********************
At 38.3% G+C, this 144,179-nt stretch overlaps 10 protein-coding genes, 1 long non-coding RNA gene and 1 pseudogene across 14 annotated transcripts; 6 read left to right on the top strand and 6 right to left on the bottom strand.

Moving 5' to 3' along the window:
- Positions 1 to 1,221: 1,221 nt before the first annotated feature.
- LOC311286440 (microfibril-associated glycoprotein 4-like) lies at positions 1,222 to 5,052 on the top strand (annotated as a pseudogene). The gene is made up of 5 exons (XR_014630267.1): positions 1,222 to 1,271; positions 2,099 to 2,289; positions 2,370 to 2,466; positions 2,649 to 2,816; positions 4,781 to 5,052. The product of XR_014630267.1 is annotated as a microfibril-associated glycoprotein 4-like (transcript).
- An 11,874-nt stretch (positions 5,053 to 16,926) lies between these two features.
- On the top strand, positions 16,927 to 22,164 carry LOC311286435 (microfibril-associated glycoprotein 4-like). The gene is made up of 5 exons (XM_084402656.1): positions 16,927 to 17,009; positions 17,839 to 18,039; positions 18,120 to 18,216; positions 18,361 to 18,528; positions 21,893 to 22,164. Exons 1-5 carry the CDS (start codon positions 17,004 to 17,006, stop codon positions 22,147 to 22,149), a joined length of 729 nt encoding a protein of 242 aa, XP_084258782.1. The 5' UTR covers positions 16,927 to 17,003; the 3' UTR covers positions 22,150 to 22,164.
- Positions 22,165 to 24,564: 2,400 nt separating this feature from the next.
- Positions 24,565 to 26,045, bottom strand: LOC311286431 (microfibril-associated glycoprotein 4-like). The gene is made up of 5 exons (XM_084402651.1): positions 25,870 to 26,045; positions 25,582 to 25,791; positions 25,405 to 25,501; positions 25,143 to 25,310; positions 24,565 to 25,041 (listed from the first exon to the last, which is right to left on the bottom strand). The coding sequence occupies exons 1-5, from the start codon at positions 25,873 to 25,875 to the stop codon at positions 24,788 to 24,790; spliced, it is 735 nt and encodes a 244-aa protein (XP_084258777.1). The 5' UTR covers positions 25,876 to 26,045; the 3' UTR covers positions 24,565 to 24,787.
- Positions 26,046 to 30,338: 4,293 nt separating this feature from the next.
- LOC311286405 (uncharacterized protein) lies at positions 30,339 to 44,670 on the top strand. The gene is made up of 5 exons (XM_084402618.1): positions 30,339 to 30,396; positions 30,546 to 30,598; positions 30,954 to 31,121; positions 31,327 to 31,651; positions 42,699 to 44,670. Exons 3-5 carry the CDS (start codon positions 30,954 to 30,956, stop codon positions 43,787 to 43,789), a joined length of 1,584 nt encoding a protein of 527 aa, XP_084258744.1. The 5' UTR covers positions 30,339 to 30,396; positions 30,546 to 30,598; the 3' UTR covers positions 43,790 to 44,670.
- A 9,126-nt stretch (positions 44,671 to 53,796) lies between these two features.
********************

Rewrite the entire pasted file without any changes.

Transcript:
At 38.3% G+C, this 144,179-nt stretch overlaps 10 protein-coding genes, 1 long non-coding RNA gene and 1 pseudogene across 14 annotated transcripts; 6 read left to right on the top strand and 6 right to left on the bottom strand.

Moving 5' to 3' along the window:
- Positions 1 to 1,221: 1,221 nt before the first annotated feature.
- LOC311286440 (microfibril-associated glycoprotein 4-like) lies at positions 1,222 to 5,052 on the top strand (annotated as a pseudogene). The gene is made up of 5 exons (XR_014630267.1): positions 1,222 to 1,271; positions 2,099 to 2,289; positions 2,370 to 2,466; positions 2,649 to 2,816; positions 4,781 to 5,052. The product of XR_014630267.1 is annotated as a microfibril-associated glycoprotein 4-like (transcript).
- An 11,874-nt stretch (positions 5,053 to 16,926) lies between these two features.
- On the top strand, positions 16,927 to 22,164 carry LOC311286435 (microfibril-associated glycoprotein 4-like). The gene is made up of 5 exons (XM_084402656.1): positions 16,927 to 17,009; positions 17,839 to 18,039; positions 18,120 to 18,216; positions 18,361 to 18,528; positions 21,893 to 22,164. Exons 1-5 carry the CDS (start codon positions 17,004 to 17,006, stop codon positions 22,147 to 22,149), a joined length of 729 nt encoding a protein of 242 aa, XP_084258782.1. The 5' UTR covers positions 16,927 to 17,003; the 3' UTR covers positions 22,150 to 22,164.
- Positions 22,165 to 24,564: 2,400 nt separating this feature from the next.
- Positions 24,565 to 26,045, bottom strand: LOC311286431 (microfibril-associated glycoprotein 4-like). The gene is made up of 5 exons (XM_084402651.1): positions 25,870 to 26,045; positions 25,582 to 25,791; positions 25,405 to 25,501; positions 25,143 to 25,310; positions 24,565 to 25,041 (listed from the first exon to the last, which is right to left on the bottom strand). The coding sequence occupies exons 1-5, from the start codon at positions 25,873 to 25,875 to the stop codon at positions 24,788 to 24,790; spliced, it is 735 nt and encodes a 244-aa protein (XP_084258777.1). The 5' UTR covers positions 25,876 to 26,045; the 3' UTR covers positions 24,565 to 24,787.
- Positions 26,046 to 30,338: 4,293 nt separating this feature from the next.
- LOC311286405 (uncharacterized protein) lies at positions 30,339 to 44,670 on the top strand. The gene is made up of 5 exons (XM_084402618.1): positions 30,339 to 30,396; positions 30,546 to 30,598; positions 30,954 to 31,121; positions 31,327 to 31,651; positions 42,699 to 44,670. Exons 3-5 carry the CDS (start codon positions 30,954 to 30,956, stop codon positions 43,787 to 43,789), a joined length of 1,584 nt encoding a protein of 527 aa, XP_084258744.1. The 5' UTR covers positions 30,339 to 30,396; positions 30,546 to 30,598; the 3' UTR covers positions 43,790 to 44,670.
- A 9,126-nt stretch (positions 44,671 to 53,796) lies between these two features.